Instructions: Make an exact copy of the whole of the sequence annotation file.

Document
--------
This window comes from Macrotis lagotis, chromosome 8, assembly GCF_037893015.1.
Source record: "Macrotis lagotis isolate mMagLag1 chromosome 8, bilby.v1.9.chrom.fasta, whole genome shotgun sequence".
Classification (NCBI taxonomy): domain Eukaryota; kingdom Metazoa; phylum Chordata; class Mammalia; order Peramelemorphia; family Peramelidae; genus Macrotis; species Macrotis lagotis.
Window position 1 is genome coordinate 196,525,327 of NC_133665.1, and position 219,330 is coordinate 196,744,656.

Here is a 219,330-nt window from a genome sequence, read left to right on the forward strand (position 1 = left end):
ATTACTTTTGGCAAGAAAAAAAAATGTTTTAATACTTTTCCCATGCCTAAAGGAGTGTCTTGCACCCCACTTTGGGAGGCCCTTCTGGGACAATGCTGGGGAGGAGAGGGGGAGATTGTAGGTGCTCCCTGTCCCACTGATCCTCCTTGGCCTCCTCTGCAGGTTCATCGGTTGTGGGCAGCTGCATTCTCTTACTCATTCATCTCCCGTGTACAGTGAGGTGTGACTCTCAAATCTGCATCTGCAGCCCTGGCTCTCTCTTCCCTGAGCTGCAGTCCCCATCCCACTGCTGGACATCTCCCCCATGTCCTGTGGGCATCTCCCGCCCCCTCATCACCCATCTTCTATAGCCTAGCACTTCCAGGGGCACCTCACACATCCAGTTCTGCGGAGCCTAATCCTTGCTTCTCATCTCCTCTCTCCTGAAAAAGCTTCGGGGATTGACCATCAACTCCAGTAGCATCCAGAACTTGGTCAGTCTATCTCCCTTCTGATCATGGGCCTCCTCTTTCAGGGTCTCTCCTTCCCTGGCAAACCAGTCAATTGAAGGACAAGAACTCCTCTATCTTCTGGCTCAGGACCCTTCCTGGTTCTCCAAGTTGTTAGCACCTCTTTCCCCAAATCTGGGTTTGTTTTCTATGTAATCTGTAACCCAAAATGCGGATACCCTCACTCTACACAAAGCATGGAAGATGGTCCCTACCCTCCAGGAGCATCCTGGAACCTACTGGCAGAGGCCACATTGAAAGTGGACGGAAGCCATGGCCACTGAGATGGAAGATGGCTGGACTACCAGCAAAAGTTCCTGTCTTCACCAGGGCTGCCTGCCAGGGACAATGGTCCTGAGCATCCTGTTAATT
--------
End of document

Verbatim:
This window comes from Macrotis lagotis, chromosome 8, assembly GCF_037893015.1.
Source record: "Macrotis lagotis isolate mMagLag1 chromosome 8, bilby.v1.9.chrom.fasta, whole genome shotgun sequence".
Classification (NCBI taxonomy): domain Eukaryota; kingdom Metazoa; phylum Chordata; class Mammalia; order Peramelemorphia; family Peramelidae; genus Macrotis; species Macrotis lagotis.
Window position 1 is genome coordinate 196,525,327 of NC_133665.1, and position 219,330 is coordinate 196,744,656.

Here is a 219,330-nt window from a genome sequence, read left to right on the forward strand (position 1 = left end):
ATTACTTTTGGCAAGAAAAAAAAATGTTTTAATACTTTTCCCATGCCTAAAGGAGTGTCTTGCACCCCACTTTGGGAGGCCCTTCTGGGACAATGCTGGGGAGGAGAGGGGGAGATTGTAGGTGCTCCCTGTCCCACTGATCCTCCTTGGCCTCCTCTGCAGGTTCATCGGTTGTGGGCAGCTGCATTCTCTTACTCATTCATCTCCCGTGTACAGTGAGGTGTGACTCTCAAATCTGCATCTGCAGCCCTGGCTCTCTCTTCCCTGAGCTGCAGTCCCCATCCCACTGCTGGACATCTCCCCCATGTCCTGTGGGCATCTCCCGCCCCCTCATCACCCATCTTCTATAGCCTAGCACTTCCAGGGGCACCTCACACATCCAGTTCTGCGGAGCCTAATCCTTGCTTCTCATCTCCTCTCTCCTGAAAAAGCTTCGGGGATTGACCATCAACTCCAGTAGCATCCAGAACTTGGTCAGTCTATCTCCCTTCTGATCATGGGCCTCCTCTTTCAGGGTCTCTCCTTCCCTGGCAAACCAGTCAATTGAAGGACAAGAACTCCTCTATCTTCTGGCTCAGGACCCTTCCTGGTTCTCCAAGTTGTTAGCACCTCTTTCCCCAAATCTGGGTTTGTTTTCTATGTAATCTGTAACCCAAAATGCGGATACCCTCACTCTACACAAAGCATGGAAGATGGTCCCTACCCTCCAGGAGCATCCTGGAACCTACTGGCAGAGGCCACATTGAAAGTGGACGGAAGCCATGGCCACTGAGATGGAAGATGGCTGGACTACCAGCAAAAGTTCCTGTCTTCACCAGGGCTGCCTGCCAGGGACAATGGTCCTGAGCATCCTGTTAATT